Tools and techniques to restore ransomware files and ransomware repair are improving, but so is the coding of these malwares. Ransomware developers are constantly succeeding in making it hard to locate the malicious code and the activity of ransomware decrypt.
Cyber security experts indicate some of the methods through which ransomware operators are trying to improve effectiveness of this cryptovirological tool.
We will discuss this ongoing evolution of ransomware attacks in multiple parts in this section.
Slow Encryption of Data to Evade Detection
Some ransomware developers are spreading and stretching the routine of encryption process over a long period of time to evade the detection from security software. For instance, if an antivirus is programmed to detect the rate of encryption of 500 files per 10 seconds, then developers might extend this timeframe so that the encryption goes unnoticed by the software.
According to a senior security researcher at Kaspersky Lab, they are now witnessing this trick more often. He also indicates another risk of slowed down encryption process i.e. backup data might also end up in the possession of attackers.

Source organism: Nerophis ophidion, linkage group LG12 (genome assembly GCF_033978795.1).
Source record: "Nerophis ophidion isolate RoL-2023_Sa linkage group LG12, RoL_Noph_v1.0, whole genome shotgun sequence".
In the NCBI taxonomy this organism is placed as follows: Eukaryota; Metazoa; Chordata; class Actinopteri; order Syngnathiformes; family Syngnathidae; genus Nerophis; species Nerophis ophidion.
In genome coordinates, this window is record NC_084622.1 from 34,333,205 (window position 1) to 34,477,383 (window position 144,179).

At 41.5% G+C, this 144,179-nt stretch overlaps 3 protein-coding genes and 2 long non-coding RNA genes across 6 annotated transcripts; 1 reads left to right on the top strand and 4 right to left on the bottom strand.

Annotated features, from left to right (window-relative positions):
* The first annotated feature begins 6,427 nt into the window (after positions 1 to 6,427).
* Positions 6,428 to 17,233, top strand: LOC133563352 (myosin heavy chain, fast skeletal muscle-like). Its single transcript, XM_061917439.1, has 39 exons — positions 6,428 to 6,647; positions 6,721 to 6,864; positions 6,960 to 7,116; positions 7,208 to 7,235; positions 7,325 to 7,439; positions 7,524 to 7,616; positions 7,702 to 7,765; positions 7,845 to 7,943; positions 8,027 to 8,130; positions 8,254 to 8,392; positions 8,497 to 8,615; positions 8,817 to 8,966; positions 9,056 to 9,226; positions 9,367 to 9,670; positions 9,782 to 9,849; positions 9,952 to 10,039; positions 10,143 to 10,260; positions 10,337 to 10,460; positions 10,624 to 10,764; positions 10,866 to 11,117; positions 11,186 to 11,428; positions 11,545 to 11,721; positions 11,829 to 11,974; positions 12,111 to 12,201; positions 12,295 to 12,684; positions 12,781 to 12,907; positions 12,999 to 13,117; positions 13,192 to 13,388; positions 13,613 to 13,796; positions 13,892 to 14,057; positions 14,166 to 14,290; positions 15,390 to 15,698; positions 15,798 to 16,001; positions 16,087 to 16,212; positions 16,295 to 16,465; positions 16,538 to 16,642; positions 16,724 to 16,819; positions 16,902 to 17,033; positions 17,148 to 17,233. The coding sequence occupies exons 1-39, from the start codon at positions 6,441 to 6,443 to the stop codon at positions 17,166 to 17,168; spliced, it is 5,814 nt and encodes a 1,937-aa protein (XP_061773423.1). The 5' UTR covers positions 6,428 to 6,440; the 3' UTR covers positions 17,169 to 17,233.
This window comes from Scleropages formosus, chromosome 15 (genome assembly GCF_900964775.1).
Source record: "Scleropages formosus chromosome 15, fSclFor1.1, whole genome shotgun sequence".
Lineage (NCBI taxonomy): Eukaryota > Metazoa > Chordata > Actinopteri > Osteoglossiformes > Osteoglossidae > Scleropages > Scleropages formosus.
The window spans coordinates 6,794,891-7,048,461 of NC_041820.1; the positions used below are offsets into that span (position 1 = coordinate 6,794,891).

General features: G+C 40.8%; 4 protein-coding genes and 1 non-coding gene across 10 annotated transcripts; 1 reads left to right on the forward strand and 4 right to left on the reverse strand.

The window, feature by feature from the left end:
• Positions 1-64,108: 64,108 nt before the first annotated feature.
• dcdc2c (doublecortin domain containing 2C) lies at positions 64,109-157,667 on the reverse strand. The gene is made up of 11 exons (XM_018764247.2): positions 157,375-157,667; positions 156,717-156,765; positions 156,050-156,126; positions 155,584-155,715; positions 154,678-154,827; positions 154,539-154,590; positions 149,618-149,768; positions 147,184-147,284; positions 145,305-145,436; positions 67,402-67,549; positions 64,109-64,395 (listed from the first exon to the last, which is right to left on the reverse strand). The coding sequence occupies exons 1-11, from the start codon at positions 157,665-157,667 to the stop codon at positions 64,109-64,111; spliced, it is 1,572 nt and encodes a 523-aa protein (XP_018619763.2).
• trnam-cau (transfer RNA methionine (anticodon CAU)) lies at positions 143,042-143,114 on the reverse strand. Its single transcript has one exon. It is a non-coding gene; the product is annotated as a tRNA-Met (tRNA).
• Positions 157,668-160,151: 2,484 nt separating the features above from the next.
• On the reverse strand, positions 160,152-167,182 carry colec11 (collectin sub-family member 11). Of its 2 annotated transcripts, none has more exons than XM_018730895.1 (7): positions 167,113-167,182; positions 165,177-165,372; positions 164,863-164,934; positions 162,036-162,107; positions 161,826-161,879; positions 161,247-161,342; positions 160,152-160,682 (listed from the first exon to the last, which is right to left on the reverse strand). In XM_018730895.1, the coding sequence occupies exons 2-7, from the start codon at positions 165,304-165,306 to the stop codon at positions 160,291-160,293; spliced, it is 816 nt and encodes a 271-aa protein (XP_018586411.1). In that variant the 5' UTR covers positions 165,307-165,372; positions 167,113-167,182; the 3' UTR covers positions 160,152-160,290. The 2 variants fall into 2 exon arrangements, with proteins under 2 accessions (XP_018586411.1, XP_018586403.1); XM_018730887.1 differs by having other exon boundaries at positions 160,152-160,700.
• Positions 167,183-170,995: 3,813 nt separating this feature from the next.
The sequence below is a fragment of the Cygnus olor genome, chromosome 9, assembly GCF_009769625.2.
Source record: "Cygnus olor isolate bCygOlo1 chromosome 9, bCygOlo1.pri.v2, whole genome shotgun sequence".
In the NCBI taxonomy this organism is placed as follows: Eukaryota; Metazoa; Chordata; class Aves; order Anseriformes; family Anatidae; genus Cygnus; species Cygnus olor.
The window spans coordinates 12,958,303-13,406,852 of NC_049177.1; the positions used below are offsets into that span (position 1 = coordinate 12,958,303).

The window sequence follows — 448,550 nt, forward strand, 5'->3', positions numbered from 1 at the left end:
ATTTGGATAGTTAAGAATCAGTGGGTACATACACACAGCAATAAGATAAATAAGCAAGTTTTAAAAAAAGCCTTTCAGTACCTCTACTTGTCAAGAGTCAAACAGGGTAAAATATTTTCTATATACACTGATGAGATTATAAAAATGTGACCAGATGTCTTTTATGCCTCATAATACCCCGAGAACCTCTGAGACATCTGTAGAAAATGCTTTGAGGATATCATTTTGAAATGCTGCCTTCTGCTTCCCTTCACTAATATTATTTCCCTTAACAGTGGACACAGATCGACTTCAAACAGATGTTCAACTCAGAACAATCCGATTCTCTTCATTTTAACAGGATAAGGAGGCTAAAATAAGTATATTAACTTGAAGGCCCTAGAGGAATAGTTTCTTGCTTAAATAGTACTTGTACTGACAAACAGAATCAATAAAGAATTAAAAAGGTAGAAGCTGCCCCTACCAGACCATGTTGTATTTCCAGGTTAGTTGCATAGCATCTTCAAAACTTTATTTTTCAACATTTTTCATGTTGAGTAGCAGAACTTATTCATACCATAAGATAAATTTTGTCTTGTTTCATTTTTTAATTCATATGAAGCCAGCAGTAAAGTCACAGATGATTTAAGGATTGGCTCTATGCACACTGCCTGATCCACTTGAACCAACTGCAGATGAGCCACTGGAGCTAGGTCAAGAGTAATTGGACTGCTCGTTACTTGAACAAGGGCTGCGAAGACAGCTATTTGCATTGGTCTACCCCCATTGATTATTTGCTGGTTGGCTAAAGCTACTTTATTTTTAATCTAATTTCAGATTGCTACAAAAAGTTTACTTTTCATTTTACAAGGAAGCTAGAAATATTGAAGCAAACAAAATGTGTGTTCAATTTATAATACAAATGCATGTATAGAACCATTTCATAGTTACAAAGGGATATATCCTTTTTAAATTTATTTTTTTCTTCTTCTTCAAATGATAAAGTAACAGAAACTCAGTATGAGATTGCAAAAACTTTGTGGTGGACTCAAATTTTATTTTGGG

Avoiding Linear Patterns of Encryption
Many ransomware repair and detection tools look for linear patterns of encryption to locate the malicious coding. To get around this detection, ransomware developers are employing techniques to make the encryption and overwriting of files more non-linear and random.
Changing the Delivery System of Ransomware
As of now, malicious link sent through an email is the most common delivery method of ransomware. But with increased awareness regarding phishing and social engineering tactics of cyber criminals, people are now getting more cautious in clicking on any dubious link, particularly sent through an email.
Therefore, ransomware operators are going for other methods to deliver malicious code effectively. According to the chief operating officer of CyberSight, instead of links many ransomware attackers are now using file attachments (PDF, JPEG etc) with ransomware scripts to infiltrate the devices.
It is indeed an effective trick to deliver ransomware through file attachments because many people still don’t consider PDF and JPEG extensions as a cyber threat.